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School of Illinois Experts Provide Us Little Known Techniques to Create More Efficient Pv panels


While silicon is the market normal semiconductor in almost all electrical products, which includes the solar cells that sun panels utilize to transform sunlight into electricity, it is not really the most efficient material readily available. For example, the semiconductor gallium arsenide and connected substance semiconductors provide close to twice the efficiency as silicon in photo voltaic devices, however they are rarely employed in utility-scale applications because of their high manufacturing price.
 
U. of Illinois. (http://illinois.edu/) teachers J. Rogers and X. Li investigated lower-cost ways to create thin films of gallium arsenide that also made possible flexibility in the types of units they could be incorporated into. 
 
If you can lower substantially the price of gallium arsenide and some other compound semiconductors, then you could develop their range of applications.
 
Typically, gallium arsenide is transferred in a individual thin layer on a little wafer. Either the wanted device is created right on the wafer, or the semiconductor-coated wafer is break up into chips of the desired dimension. The Illinois group made the decision to put in numerous layers of the material on a simple wafer, creating a layered, “pancake” stack of gallium arsenide thin films.
 
If you grow ten levels in one growth, you simply have to fill the wafer a single time. If you do this in ten growths, loading and unloading with temp ramp-up and ramp-down get a lot of time. If you consider what is necessary for each growth – the equipment, the procedure, the time, the people – the overhead saving this solution offers is a considerable price reduction.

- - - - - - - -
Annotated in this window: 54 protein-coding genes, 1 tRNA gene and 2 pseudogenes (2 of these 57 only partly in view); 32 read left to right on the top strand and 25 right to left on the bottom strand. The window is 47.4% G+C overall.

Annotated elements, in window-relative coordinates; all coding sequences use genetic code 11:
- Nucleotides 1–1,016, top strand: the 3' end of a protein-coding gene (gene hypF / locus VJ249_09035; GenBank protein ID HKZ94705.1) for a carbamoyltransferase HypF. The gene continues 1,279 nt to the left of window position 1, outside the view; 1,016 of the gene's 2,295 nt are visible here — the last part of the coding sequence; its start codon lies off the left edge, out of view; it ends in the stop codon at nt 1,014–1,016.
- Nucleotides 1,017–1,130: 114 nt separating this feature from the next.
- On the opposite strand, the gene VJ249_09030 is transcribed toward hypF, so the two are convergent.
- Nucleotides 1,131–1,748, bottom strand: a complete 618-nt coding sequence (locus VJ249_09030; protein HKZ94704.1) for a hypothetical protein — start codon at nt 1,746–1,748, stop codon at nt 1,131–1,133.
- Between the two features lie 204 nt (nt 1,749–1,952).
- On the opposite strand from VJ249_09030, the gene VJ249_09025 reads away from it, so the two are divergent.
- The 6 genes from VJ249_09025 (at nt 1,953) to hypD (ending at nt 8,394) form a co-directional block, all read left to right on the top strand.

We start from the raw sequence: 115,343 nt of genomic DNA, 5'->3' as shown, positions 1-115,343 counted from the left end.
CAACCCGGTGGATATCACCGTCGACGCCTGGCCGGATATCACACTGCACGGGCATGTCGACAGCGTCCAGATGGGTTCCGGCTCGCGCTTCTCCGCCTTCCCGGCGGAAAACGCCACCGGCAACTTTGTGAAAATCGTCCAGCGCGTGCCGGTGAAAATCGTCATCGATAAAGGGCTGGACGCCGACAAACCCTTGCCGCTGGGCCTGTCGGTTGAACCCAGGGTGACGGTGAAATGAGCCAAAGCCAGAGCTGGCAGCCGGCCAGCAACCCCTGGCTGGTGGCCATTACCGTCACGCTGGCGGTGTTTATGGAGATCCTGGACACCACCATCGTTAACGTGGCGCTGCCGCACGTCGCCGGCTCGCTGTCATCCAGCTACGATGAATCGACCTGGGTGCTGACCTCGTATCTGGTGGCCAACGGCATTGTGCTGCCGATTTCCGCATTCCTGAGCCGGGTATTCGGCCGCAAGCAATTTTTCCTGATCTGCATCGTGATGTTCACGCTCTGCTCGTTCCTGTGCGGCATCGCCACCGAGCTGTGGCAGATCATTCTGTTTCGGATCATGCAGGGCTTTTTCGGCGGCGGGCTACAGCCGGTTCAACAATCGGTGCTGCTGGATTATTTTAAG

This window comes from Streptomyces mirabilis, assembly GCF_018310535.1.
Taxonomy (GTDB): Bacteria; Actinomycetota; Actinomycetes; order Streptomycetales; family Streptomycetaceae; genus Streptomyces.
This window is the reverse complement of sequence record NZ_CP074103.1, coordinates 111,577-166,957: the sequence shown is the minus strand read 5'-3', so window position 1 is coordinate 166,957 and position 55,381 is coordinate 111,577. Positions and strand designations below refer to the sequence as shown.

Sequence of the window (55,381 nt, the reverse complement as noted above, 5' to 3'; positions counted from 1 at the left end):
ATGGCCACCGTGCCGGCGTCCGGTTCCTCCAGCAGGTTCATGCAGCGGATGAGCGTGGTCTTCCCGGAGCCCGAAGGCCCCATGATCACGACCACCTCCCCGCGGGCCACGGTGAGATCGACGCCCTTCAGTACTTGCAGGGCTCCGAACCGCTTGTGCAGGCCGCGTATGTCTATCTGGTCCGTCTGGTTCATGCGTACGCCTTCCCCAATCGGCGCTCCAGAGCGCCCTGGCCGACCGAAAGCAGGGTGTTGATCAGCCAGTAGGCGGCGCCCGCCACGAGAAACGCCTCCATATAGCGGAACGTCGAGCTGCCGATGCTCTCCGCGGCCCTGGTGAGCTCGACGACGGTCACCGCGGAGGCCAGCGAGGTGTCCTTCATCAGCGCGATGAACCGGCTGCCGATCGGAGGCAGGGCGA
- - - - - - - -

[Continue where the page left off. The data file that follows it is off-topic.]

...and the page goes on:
Next the scientists separately peel off the levels and shift them. To accomplish this, the stacks swap levels of aluminum arsenide with the gallium arsenide. Bathing the stacks in a formula of acid and an oxidizing agent dissolves the levels of aluminum arsenide, freeing the individual small sheets of gallium arsenide. A soft stamp-like system selects up the levels, 1 at a time from the top down, for move to another substrate – glass, plastic material or silicon, depending on the application. Then the wafer could be used again for an additional growth.
 
By performing this it's possible to make considerably more material more rapidly and much more cost effectively. This process could create mass amounts of material, as opposed to merely the thin single-layer way in which it is generally grown.
 
Freeing the material from the wafer additionally opens the chance of flexible, thin-film electronics produced with gallium arsenide or many other high-speed semiconductors. To make units which could conform but still retain high performance, which is significant. 
 
In a paper shared on-line May 20 in the magazine Nature (http://www.nature.com/), the group explains its procedures and demonstrates 3 kinds of devices utilizing gallium arsenide chips produced in multilayer stacks: light products, high-speed transistors and solar cells. The authors also supply a detailed price evaluation.
 
An additional benefit of the multilayer approach is the release from area constraints, especially important for photo voltaic cells. As the levels are eliminated from the stack, they could be laid out side-by-side on an additional substrate to generate a much larger surface area, whereas the standard single-layer process restricts area to the size of the wafer.
 
For solar panels, you need big area coverage to get as much sunshine as possible. In an extreme situation we could grow adequate layers to have 10 times the area of the standard.
 
Up coming, the team plans to explore more prospective product applications and other semiconductor materials that might adapt to multilayer growth.
 
About the Author - Shannon Combs contributes articles for the residential solar power savings weblog, her personal hobby website focused on guidelines to help home owners to conserve energy with sun power.